I recall reading that Ford's engineers and production managers despaired of trying to educate Russian automotive managers and workers about the importance of dimensional control and uniformity of parts production. (The Russian Factory managers were always shadowed by political commissars who emphasized the Boss's [Joseph Stalin's] production deadlines and quantitative goals over everything else. It is worth mentioning that the political commissars won the battle, such that Ford withdrew his consultation engineers and quality managers from the Russian plants in the mid-1930s. Consequently, by June 1941, when Hitler's armies invaded Soviet Russia, the Soviet Red Army had a LOT of GaZ trucks, but they required virtually constant nightly maintenance in order to provide a next-day of operations. Senior Soviet Army analysts found that, under wartime conditions of constant retreat or relocation of assets, their GaZ trucks mean-time-to-failure was less than 24 hours of operation. Thus the Red Army's motorized units found themselves unable to retreat as fast as the Axis forces were advancing. Thousands of GaZ trucks were abandoned or destroyed in place where they broke down, and German Army mechanics actually began to salvage them and re-use them with Ford-of-Germany-produced spare parts and German paint & markings. It is not, therefore, surprising that the Red Army's first large-scale counter-attacks which actually stopped the advance of the German Center Group outside Moscow occurred when substantial numbers of Lend-Lease war-aid American Studebaker 4x6 trucks were available. Also, it is instructive to note that, for that attack, the Katusha solid-fuel rocket artillery (a uniquely terrifying weapon) launcher tubes were removed from the GaZ trucks and installed onto Studebakers to utilize their enormously greater reliability. (Ford's consulting engineers and quality managers returned [at Stalin's request] to the GaZ factories in late 1942. By late summer 1943, GaZ trucks had far better reliability, and spare parts were actually interchangeable between vehicles.)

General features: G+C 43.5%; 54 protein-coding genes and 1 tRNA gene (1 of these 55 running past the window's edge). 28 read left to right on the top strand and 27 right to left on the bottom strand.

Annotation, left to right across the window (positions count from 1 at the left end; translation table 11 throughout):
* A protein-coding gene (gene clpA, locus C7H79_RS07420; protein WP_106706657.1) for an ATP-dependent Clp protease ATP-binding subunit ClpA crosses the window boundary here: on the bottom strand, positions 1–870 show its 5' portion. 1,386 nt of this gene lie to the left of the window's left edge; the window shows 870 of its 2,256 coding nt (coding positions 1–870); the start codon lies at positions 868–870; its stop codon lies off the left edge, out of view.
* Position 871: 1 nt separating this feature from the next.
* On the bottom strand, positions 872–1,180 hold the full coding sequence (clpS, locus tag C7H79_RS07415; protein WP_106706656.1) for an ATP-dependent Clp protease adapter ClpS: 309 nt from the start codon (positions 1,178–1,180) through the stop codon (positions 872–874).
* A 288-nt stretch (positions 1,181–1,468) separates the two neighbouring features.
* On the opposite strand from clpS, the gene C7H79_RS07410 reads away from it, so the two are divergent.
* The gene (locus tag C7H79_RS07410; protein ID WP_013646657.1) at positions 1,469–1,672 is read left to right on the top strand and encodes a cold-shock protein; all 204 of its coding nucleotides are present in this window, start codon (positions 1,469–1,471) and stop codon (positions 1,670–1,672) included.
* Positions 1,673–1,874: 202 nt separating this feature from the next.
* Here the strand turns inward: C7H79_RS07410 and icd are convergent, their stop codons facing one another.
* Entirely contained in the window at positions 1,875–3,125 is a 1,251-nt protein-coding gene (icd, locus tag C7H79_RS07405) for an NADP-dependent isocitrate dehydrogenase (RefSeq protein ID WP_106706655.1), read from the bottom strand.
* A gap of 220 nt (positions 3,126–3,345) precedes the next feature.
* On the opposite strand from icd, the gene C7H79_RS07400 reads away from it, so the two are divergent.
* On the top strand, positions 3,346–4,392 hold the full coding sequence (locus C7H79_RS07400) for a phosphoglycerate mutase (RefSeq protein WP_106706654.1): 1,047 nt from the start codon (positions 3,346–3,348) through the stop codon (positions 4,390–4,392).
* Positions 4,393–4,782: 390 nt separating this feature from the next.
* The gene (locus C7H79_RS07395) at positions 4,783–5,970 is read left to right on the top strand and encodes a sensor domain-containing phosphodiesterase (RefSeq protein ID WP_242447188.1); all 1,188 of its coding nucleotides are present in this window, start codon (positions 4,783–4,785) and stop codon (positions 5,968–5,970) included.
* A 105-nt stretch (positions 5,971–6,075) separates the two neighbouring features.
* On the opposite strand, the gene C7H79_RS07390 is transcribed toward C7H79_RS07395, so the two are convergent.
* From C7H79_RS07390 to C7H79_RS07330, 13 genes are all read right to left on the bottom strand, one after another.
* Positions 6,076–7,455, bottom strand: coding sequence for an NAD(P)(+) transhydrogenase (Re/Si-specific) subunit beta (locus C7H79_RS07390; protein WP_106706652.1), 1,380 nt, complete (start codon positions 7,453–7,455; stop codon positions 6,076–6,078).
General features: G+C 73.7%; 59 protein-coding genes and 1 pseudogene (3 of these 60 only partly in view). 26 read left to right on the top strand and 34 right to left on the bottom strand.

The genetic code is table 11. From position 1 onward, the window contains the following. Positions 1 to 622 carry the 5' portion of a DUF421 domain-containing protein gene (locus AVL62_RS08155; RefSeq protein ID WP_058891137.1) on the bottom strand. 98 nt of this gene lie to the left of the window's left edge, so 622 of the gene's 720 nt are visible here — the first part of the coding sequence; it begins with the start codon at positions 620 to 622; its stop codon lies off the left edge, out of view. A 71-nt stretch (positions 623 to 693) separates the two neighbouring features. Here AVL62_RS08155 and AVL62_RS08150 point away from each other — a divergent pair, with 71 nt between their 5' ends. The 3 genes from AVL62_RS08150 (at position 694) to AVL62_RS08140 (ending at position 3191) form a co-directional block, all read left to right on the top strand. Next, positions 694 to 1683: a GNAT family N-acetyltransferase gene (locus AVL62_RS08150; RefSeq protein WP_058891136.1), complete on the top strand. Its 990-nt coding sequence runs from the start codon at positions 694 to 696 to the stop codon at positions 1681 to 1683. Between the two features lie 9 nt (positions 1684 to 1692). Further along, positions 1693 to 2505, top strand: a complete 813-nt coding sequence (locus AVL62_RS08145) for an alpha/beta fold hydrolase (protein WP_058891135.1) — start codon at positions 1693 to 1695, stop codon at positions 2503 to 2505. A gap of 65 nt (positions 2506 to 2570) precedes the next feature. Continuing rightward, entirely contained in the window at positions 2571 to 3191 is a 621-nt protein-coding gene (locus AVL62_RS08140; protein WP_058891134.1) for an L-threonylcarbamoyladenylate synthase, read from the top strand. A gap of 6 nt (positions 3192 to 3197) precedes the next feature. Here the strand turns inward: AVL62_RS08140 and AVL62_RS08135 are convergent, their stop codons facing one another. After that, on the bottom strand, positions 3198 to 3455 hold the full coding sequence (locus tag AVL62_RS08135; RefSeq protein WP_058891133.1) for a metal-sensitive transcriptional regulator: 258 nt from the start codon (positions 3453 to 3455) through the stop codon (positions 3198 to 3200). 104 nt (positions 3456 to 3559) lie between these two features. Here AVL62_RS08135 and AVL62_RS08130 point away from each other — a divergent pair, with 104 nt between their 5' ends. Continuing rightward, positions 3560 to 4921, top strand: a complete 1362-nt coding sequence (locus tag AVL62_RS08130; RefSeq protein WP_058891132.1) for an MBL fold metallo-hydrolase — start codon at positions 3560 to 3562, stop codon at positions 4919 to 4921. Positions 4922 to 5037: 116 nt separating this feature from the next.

Our family has "relatives" in Argentina and Brazil. (Don't ask) one of them told me how he used to race his OHC (Crank snapper as known at the local USA Jeep store) in local Brazilian speed events and was untouchable. He stated that via some basic hot rod tricks ( balanced, blueprinted, Webber, hot cam available only in Brazil) the motor could challenge US V8's on the track. He has some great stories!
Thank you for a very interesting article and I enjoyed the Russian video very much. Where the heck did you dig up that video? When you mentioned the buttress on the back of the Mexican Shelby being reminiscent of the Dodge Charger and AMC Javelin, I'm sure you meant the AMC AMX as it had a recessed rear window and the Javelin did not.
Alternate universe, indeed! The Mustang doesn't look too radical; just enough difference to make one take a good look! The elimination of that reversed scoop behind the door is an improvement. The Chevy on the other hand, looks more like a Ford product. In fact, if not for the bow tie on the font grille of the 20 series "Bonanza", at first glimpse I'd have sworn it was a Ford!